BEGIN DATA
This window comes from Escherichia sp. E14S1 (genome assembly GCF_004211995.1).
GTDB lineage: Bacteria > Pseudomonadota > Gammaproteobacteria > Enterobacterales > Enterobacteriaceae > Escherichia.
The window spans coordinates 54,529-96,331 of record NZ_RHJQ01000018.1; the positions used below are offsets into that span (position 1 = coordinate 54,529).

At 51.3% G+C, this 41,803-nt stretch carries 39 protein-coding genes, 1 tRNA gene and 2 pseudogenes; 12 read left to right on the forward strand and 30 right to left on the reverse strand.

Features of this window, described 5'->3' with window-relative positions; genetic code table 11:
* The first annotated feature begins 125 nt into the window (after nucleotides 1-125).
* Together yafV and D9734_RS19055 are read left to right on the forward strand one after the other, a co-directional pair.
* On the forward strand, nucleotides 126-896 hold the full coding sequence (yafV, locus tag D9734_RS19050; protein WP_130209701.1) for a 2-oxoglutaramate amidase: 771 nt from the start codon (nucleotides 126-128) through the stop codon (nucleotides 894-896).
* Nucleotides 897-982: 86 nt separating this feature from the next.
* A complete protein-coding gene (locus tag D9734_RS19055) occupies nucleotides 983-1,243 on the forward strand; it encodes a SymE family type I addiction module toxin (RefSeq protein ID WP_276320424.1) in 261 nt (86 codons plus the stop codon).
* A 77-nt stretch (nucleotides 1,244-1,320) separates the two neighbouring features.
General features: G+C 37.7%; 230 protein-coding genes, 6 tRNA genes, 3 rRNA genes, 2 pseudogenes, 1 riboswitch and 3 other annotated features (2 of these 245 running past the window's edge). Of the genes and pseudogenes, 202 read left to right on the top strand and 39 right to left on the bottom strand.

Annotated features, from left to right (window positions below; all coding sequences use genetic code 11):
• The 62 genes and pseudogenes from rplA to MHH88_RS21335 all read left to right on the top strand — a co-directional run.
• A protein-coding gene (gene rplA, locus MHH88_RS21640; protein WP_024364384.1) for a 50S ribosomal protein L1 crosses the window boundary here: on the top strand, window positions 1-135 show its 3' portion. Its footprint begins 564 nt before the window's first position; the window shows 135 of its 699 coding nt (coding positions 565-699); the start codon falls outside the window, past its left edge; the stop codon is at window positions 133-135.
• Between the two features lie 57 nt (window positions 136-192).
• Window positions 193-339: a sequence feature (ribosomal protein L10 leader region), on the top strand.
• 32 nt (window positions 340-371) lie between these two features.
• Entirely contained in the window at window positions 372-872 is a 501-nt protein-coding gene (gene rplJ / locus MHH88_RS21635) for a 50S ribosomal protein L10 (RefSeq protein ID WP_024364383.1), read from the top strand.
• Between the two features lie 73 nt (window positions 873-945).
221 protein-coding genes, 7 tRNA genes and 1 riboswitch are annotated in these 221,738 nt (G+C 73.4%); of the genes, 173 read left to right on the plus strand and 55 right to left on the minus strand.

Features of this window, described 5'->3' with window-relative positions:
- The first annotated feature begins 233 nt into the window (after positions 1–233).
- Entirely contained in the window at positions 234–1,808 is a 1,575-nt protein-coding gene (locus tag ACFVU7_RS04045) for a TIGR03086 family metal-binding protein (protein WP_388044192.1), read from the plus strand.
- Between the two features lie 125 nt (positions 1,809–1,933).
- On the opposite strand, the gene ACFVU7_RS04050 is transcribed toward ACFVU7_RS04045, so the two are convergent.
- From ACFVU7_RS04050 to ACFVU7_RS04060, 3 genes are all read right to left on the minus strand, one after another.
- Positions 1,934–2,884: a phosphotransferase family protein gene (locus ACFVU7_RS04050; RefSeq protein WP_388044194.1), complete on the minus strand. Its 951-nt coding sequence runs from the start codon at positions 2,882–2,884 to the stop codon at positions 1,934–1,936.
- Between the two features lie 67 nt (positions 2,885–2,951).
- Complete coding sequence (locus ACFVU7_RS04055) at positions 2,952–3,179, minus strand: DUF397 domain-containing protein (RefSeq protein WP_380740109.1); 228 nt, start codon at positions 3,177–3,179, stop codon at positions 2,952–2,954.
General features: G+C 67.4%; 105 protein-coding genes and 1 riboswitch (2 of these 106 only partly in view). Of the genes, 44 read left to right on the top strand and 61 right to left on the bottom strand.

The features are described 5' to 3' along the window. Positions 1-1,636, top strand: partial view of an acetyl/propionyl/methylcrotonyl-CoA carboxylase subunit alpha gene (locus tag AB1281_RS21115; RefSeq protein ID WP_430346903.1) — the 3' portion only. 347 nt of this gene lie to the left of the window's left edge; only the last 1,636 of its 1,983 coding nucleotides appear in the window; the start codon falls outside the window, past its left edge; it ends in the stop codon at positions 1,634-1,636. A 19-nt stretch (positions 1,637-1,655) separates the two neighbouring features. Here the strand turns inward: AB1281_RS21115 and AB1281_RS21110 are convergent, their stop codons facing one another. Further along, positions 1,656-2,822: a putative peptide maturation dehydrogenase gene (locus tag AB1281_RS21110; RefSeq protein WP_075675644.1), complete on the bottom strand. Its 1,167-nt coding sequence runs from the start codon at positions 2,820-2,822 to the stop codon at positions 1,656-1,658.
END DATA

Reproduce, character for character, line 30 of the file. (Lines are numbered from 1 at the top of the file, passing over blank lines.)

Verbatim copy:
- Complete coding sequence (locus ACFVU7_RS04055) at positions 2,952–3,179, minus strand: DUF397 domain-containing protein (RefSeq protein WP_380740109.1); 228 nt, start codon at positions 3,177–3,179, stop codon at positions 2,952–2,954.